Here in Southern California, the Santa Ana winds are blowing, summoning us back to school, back to our routines, back to our lives.
The potential that once hung so heady in the sun-warmed solstice air is no more.
Just another year waiting on Hot Girl Summer.
Houston rapper Megan Thee Stallion popularized the phrase “hot girl summer” before COVID, releasing a 2019 song of the same name that became her first No. 1 hit. Of its meaning, she told the Root, “It’s about women and men being unapologetically them, just having a good-ass time, hyping up your friends, doing you.” In other words, a summer where you can be in charge of your own happiness.
The word “hot” has proven elastic in the English language over the centuries. Its use as a way to communicate attraction and desire goes all the way back to Chaucer and Shakespeare. But its incorporation as slang is relatively recent; in print, at least, the Oxford English Dictionary dates its use back to a 1926 New Republic article, which reminds us—if we’ve “forgotten” our mythology—that Aphrodite was the “hot momma of goddesses.” By the time Paris Hilton started designating everything from velour tracksuits to the Earth “hot” in the early 2000s, the nimbleness of hotness was increasingly apparent, though it was still up to tastemakers to determine its parameters.
With Megan Thee Stallion’s latest popularization of “hot,” though, the boundaries of the word were reframed once again. No longer is it only a label that someone can slap on you—instead, her vision of a “hot girl” is anyone’s mantle to claim. The writer Danya Issawi called attention to this phenomenon in the New York Times recently: “Hotness is no longer just in the eye of the beholder,” Issawi observed. “It’s a mood. It’s a vibe.”
In this context, the phenomenon of doing hot girl things, which has taken off across social media, can be as mundane as going for a walk or doing your taxes. The emphasis is entirely on how you do them—and how you feel doing them—which is why, for instance, it’s been used as a way to destigmatize mental and physical ailments. Can hot girls have IBS? (Of course.) Depression? (Who doesn’t in this day and age!)
But if being a hot girl is a self-affirming act that you as an individual can manifest, I’ve come to think of Hot Girl Summer as a collective societal pact. Amid the sorrows, horrors, and existential crises of the modern life, Hot Girl Summer has felt like the promise of a better world that we can build together.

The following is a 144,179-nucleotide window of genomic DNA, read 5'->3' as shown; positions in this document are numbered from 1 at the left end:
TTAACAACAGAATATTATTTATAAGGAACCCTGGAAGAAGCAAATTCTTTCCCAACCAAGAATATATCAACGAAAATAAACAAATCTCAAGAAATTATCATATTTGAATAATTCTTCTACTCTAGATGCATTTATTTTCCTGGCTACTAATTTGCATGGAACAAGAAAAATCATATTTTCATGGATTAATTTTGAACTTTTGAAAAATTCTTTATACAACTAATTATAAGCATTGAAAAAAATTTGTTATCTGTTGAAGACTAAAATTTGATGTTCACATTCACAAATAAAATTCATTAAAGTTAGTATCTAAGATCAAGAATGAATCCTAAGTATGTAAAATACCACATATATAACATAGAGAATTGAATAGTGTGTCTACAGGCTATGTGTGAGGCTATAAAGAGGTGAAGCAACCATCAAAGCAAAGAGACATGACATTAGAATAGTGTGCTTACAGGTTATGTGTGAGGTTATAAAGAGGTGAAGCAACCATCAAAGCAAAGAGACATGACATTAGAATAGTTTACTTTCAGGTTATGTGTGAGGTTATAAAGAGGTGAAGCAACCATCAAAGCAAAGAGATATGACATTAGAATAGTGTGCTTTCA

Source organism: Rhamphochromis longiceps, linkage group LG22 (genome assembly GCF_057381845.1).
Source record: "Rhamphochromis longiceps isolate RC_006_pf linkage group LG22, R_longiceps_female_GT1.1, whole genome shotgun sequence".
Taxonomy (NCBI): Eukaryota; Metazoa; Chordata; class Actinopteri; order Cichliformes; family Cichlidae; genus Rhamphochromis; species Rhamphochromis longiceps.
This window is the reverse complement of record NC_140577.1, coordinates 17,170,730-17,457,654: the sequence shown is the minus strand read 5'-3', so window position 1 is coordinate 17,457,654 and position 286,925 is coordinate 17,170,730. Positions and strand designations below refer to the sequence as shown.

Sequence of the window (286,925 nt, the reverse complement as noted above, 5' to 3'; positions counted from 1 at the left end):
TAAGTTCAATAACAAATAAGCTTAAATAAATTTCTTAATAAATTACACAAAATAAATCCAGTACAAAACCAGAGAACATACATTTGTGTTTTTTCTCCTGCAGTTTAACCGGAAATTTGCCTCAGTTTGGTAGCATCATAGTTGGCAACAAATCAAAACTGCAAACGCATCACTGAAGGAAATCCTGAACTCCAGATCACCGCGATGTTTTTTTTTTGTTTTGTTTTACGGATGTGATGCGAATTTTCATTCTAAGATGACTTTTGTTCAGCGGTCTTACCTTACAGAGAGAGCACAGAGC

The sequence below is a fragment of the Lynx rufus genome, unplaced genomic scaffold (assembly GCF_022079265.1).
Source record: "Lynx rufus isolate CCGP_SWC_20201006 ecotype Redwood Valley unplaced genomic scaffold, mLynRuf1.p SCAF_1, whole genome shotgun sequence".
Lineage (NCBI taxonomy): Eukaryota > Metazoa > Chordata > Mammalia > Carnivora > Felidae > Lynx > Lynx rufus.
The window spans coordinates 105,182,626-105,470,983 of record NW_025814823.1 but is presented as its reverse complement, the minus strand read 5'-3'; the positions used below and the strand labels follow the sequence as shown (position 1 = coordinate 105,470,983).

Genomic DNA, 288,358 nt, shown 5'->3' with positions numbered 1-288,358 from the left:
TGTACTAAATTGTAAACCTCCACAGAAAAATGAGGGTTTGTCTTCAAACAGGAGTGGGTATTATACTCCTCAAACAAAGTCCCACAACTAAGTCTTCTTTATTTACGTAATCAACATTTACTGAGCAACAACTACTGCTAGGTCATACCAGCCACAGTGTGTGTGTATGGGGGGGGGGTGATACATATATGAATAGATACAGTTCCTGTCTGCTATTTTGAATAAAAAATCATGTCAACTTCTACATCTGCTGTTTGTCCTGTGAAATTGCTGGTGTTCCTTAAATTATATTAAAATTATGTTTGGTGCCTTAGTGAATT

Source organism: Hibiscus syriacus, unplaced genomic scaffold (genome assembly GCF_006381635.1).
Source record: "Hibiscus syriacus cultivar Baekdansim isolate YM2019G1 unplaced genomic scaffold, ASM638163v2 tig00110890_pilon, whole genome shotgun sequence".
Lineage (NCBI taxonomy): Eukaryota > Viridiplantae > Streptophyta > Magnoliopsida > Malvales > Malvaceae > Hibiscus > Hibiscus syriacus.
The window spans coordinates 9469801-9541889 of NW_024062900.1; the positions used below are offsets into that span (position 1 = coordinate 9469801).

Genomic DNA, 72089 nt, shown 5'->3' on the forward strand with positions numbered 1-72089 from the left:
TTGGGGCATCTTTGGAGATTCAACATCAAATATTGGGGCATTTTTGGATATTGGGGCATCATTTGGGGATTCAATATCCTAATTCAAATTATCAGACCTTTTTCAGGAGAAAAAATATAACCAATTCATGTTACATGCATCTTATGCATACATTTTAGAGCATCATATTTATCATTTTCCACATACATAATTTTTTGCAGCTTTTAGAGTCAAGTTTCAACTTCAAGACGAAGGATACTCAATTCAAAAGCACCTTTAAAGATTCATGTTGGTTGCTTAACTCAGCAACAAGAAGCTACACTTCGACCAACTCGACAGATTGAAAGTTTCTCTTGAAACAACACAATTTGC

Which is why, for the past two years, the idea of Hot Girl Summer—née “Hot Vax Summer” in 2021, and this year’s “Hot Girl Summer 2.0” or “‘Hot Vax Summer,’ but for real this time” (emphasis my own)—has loomed so large in the collective imagination.
Like Charlie Brown revving up to kick the prodigal football each Memorial Day, I’ve held my breath, watching that sun-kissed horizon. Maybe this is the summer we’ve been anticipating, the summer it will all happen—only for a new avalanche of horrors to tumble out.
Looking at it from the other side of Labor Day this year, I think I’ve finally realized what it is that we’ve been talking about when we talk about Hot Girl Summer. And why it will never truly manifest. Hot Girl Summer is utopia. What we hope for, and then mourn as we slide into September, is a different reality.
Throughout the ages and across the globe, people have always expressed this longing for another, better world.
“Utopian vision invariably presents itself as a social commentary, an allegory of the desire for change and transformation,” wrote the scholar Longxi Zhang in the academic journal Utopian Studies. This desire, Zhang points out, is “deeply ingrained in the very nature of the human condition, as no one in any society is unwilling, if not actively trying, to make life better and achieve the optimum out of our limited resources and capabilities.”
When Thomas More wrote his socio-political satire Utopia just over 500 years ago in 1516, he gave us a word for this hope. But while it’s often said that he was pulling from the Greek word ou-topos or “no place,” More was actually playing on the Greek word eu-topos or “a good place.” As the British Library points out, “at the very heart of the word is a vital question: can a perfect world ever be realized?”
But I’d argue that question has always been moot.
Even if a utopia—or a Hot Girl Summer—isn’t possible, it doesn’t mean we can’t all work toward it to the best of our ability. And do so unapologetically, as I think Megan Thee Stallion would argue.
After all, the most important thing to remember about utopias is that they are always a state of pursuit.
The Uruguayan literary master Eduardo Galeano put it most beautifully when he wrote: “Utopia lies at the horizon. When I draw nearer by two steps, it retreats two steps. If I proceed ten steps forward, it swiftly slips ten steps ahead. No matter how far I go, I can never reach it. What, then, is the purpose of utopia? It is to cause us to advance.”
From the other side of the calendar, Hot Girl Summer, too, beckons us forward, a coconut-scented siren call of what could be.
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